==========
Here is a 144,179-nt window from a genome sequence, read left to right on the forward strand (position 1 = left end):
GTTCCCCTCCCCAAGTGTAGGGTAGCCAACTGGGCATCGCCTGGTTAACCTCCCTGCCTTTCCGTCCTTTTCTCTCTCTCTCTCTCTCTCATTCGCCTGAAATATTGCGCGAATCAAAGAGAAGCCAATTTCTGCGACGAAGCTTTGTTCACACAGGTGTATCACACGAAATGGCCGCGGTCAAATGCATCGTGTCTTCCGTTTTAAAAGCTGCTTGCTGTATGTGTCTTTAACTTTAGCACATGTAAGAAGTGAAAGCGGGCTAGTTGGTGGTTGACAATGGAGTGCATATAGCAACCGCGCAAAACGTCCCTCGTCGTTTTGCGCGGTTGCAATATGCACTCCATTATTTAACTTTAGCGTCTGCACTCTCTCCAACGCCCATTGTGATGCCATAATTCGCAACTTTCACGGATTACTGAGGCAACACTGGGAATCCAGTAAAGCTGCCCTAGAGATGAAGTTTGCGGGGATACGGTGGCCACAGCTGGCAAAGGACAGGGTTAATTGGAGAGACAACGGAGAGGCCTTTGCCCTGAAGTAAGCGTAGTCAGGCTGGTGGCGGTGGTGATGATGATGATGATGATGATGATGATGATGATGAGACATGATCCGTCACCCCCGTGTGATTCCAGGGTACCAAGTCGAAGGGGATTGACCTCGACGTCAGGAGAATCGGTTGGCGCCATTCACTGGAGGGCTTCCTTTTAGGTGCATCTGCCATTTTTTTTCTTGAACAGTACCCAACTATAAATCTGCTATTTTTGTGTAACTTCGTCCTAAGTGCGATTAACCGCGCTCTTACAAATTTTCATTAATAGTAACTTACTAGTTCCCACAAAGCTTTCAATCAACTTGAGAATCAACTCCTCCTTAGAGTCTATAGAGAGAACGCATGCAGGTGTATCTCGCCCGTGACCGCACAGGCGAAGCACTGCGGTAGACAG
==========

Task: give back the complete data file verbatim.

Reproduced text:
Here is a 144,179-nt window from a genome sequence, read left to right on the forward strand (position 1 = left end):
GTTCCCCTCCCCAAGTGTAGGGTAGCCAACTGGGCATCGCCTGGTTAACCTCCCTGCCTTTCCGTCCTTTTCTCTCTCTCTCTCTCTCTCATTCGCCTGAAATATTGCGCGAATCAAAGAGAAGCCAATTTCTGCGACGAAGCTTTGTTCACACAGGTGTATCACACGAAATGGCCGCGGTCAAATGCATCGTGTCTTCCGTTTTAAAAGCTGCTTGCTGTATGTGTCTTTAACTTTAGCACATGTAAGAAGTGAAAGCGGGCTAGTTGGTGGTTGACAATGGAGTGCATATAGCAACCGCGCAAAACGTCCCTCGTCGTTTTGCGCGGTTGCAATATGCACTCCATTATTTAACTTTAGCGTCTGCACTCTCTCCAACGCCCATTGTGATGCCATAATTCGCAACTTTCACGGATTACTGAGGCAACACTGGGAATCCAGTAAAGCTGCCCTAGAGATGAAGTTTGCGGGGATACGGTGGCCACAGCTGGCAAAGGACAGGGTTAATTGGAGAGACAACGGAGAGGCCTTTGCCCTGAAGTAAGCGTAGTCAGGCTGGTGGCGGTGGTGATGATGATGATGATGATGATGATGATGATGATGAGACATGATCCGTCACCCCCGTGTGATTCCAGGGTACCAAGTCGAAGGGGATTGACCTCGACGTCAGGAGAATCGGTTGGCGCCATTCACTGGAGGGCTTCCTTTTAGGTGCATCTGCCATTTTTTTTCTTGAACAGTACCCAACTATAAATCTGCTATTTTTGTGTAACTTCGTCCTAAGTGCGATTAACCGCGCTCTTACAAATTTTCATTAATAGTAACTTACTAGTTCCCACAAAGCTTTCAATCAACTTGAGAATCAACTCCTCCTTAGAGTCTATAGAGAGAACGCATGCAGGTGTATCTCGCCCGTGACCGCACAGGCGAAGCACTGCGGTAGACAG